A campaign is continuing in the US for protectionist measures to be taken against China in the wake of the failed attempt last month by Treasury Secretary John Snow to pressure the Beijing regime into re-valuing the Chinese currency, the yuan.
With their eye on next year’s election, Democrat and Republican politicians, along with trade union officials and some sections of business, have been making populist accusations that the current pegged value of the yuan at 8.3 to the US dollar is too low. They are alleging that the currency valuation is allowing China to flood the US with cheap imports and is a major factor in both the record rate of US unemployment and the massive US trade deficit.
Snow returned from China with little more than a vague commitment that “progress” toward a revaluation would continue. In response, a group of US congressmen headed by Democratic senator Charles Schumer and Republican senator Lindsey Graham introduced new legislation into the Senate on September 9 that would impose a punitive 27.5 percent tariff on Chinese imports unless Beijing abandoned the yuan-dollar peg.
Schumer said the legislation “is a tough-love effort to get the Chinese to stop playing games with their currency”. Graham said he had spoken for years about China “cheating” on trade. “I hope the Administration will act decisively in the near term before we lose additional jobs to an out-of-control China. My resolution and this bill will send a strong message from the Senate for corrective actions against Chinese trade abuses,” he said.
In a Senate hearing on September 11, similar nationalist speeches were made by Republicans and Democrats as they competed to present themselves as defenders of the “millions of jobs” they claimed had been lost to China. The enthusiasm against China was so intense that commentator Fred Bergsten, director of the Institute for International Economics, predicted “a sharp reversal in US trade policy”. “Call it protectionism, call it defending the industrial base... Trade policy will go up in smoke,” he warned.
Alongside the congressional agitation, the US National Association of Manufacturers and other business groups are moving to file a case against China on the grounds it is using its currency to gain unfair trade advantages.
The populist calls for action against China have also been joined by other major industrial countries. At last month’s G-7 financial minister’s meeting in Dubai, a communiqué was issued calling for “a smooth adjustment of international imbalances, based on market mechanisms”. Without explicitly mentioning China, the communiqué was widely understood to be part of a campaign against Beijing’s policy of fixing the yuan to the dollar.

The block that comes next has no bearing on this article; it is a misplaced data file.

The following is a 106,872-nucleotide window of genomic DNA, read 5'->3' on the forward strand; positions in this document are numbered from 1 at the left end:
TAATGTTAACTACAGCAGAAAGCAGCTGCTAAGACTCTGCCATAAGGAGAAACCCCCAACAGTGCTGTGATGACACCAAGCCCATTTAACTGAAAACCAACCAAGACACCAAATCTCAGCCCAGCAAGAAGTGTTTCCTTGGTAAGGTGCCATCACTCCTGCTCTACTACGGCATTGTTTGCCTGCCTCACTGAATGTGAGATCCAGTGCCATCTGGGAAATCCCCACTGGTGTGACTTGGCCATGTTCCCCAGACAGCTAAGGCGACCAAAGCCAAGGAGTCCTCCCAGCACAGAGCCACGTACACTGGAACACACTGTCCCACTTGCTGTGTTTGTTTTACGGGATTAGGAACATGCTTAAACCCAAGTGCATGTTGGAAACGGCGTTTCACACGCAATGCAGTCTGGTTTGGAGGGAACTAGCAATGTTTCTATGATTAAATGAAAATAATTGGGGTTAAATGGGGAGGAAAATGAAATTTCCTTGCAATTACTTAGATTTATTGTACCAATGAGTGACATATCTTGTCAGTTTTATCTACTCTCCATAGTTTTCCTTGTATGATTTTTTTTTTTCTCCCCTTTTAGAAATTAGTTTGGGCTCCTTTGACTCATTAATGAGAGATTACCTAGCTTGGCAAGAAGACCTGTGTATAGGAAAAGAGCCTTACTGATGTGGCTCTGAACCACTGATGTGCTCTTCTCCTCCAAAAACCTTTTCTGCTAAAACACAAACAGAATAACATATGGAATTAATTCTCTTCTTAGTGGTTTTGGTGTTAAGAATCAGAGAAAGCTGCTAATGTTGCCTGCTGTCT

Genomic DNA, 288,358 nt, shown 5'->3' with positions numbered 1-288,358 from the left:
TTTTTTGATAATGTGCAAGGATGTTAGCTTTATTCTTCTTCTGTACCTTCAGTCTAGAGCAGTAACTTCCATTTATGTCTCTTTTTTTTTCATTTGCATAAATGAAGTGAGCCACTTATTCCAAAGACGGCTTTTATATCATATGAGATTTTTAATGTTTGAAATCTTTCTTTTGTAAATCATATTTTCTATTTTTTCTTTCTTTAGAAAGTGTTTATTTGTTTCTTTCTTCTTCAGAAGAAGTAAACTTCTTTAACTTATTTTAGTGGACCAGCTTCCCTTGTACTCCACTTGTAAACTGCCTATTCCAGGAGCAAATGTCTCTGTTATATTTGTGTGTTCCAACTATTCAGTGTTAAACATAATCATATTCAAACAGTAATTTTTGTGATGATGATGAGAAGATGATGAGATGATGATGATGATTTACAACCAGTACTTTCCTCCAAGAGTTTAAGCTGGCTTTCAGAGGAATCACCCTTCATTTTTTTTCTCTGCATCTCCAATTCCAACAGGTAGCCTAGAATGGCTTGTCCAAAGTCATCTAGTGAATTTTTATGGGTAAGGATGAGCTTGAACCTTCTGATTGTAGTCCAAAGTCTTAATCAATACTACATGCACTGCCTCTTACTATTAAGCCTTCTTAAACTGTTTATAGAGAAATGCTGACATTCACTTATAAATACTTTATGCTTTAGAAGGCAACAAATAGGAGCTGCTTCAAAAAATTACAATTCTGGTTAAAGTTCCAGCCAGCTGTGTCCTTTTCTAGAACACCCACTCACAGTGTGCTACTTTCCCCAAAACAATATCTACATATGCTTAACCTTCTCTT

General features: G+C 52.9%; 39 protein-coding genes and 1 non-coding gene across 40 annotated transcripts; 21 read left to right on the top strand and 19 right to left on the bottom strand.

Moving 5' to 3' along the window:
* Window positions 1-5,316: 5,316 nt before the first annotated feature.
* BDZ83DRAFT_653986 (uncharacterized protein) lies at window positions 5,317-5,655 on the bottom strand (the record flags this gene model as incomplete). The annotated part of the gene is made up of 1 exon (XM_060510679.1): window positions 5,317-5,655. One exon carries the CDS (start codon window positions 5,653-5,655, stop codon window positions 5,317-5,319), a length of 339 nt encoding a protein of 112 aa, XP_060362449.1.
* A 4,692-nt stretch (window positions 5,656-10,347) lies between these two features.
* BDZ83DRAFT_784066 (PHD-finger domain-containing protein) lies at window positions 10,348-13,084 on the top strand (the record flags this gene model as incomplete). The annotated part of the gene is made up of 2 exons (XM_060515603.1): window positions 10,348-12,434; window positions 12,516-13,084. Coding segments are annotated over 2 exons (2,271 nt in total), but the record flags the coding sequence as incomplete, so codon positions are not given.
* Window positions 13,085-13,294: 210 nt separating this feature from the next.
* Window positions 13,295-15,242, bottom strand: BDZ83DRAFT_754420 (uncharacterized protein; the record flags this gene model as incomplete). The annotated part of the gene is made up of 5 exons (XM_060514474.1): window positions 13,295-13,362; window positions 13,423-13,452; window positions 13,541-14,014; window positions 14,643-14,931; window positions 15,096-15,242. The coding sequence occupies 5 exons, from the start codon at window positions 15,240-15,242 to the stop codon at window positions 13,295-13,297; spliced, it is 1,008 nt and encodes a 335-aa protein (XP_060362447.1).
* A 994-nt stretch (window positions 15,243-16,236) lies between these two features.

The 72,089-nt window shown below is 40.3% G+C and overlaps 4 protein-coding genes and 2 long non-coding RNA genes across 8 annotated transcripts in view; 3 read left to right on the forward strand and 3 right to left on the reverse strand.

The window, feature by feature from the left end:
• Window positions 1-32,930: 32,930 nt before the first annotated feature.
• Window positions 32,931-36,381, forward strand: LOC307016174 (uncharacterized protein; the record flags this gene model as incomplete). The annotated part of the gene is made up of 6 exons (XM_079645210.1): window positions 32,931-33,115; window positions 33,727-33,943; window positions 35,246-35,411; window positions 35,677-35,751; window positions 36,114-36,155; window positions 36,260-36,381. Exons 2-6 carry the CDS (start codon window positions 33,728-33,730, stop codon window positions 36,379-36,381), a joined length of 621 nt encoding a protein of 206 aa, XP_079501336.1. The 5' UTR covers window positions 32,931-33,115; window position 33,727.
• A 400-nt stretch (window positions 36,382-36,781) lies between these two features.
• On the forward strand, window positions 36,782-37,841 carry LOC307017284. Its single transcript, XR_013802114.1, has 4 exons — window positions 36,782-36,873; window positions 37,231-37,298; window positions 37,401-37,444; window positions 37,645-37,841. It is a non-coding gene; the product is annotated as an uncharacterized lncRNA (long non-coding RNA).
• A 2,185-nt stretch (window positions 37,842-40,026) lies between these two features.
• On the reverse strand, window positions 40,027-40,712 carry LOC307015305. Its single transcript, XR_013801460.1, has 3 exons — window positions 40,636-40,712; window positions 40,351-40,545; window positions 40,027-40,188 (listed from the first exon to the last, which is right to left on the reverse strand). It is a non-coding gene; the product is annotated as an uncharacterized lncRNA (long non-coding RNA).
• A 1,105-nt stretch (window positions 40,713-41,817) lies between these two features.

The yuan revaluation question illustrates the tendency in Washington and other capitals to scapegoat “unfair competition” from China for the economic and social problems at home. The arguments of the anti-China lobby, however, do not stand up to scrutiny. The value of the yuan has not altered since it was first pegged. The decline of manufacturing jobs in the US is primarily due to new technologies being utilised to shed labour, or the transfer of production overseas by American corporations to exploit cheaper labour and resources. The result has been the emergence over the past three decades of a highly integrated, globalised network of production.
The integration between US industry and China was highlighted in a report by the American Chamber of Commerce in Beijing on September 25. Its survey showed that 75 percent of US companies operating in China made profit last year, with 42 percent reporting their profit margin in the country was higher than their global average. Seven US companies were among the top 50 exporters from China last year. US giant Wal-Mart, for example, exports nearly $12 billion in goods to the US from its Chinese operations—10 percent of the US trade deficit with China.
The intertwining of the world economy is such that any adverse reaction in China to a yuan revaluation will necessarily impact in the US. Commentators are warning that it would not only have a detrimental impact on the profits of US companies operating in China, but could trigger financial instability which will rebound on the US.
In a congressional hearing on September 25, Morgan Stanley chief economist Stephen Roach defended Beijing’s position. The US trade deficit with China, Roach testified, was “an unmistakable outgrowth of the US penchant for outsourcing and China’s rapidly emerging role as a global outsourcing platform of choice”. He declared: “The high cost industrial world needs China for competitive survival.”
Analyst David Hale testified: “Most multinational companies are satisfied with Beijing’s trade and investment policies. The major complaints are coming from small or medium-sized companies which don’t have the capital to invest there or have not yet had time to penetrate the market there.”